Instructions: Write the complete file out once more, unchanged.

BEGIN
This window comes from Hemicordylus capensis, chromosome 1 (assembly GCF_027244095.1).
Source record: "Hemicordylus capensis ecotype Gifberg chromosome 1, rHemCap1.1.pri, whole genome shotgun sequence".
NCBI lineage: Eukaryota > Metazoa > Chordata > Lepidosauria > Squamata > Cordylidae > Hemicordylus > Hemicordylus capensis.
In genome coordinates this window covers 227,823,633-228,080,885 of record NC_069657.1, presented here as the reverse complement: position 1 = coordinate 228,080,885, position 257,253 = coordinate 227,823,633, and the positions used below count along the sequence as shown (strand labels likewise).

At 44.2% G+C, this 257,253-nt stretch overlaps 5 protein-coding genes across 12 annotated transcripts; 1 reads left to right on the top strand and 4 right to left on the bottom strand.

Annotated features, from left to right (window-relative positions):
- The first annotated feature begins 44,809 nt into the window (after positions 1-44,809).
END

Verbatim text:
This window comes from Hemicordylus capensis, chromosome 1 (assembly GCF_027244095.1).
Source record: "Hemicordylus capensis ecotype Gifberg chromosome 1, rHemCap1.1.pri, whole genome shotgun sequence".
NCBI lineage: Eukaryota > Metazoa > Chordata > Lepidosauria > Squamata > Cordylidae > Hemicordylus > Hemicordylus capensis.
In genome coordinates this window covers 227,823,633-228,080,885 of record NC_069657.1, presented here as the reverse complement: position 1 = coordinate 228,080,885, position 257,253 = coordinate 227,823,633, and the positions used below count along the sequence as shown (strand labels likewise).

At 44.2% G+C, this 257,253-nt stretch overlaps 5 protein-coding genes across 12 annotated transcripts; 1 reads left to right on the top strand and 4 right to left on the bottom strand.

Annotated features, from left to right (window-relative positions):
- The first annotated feature begins 44,809 nt into the window (after positions 1-44,809).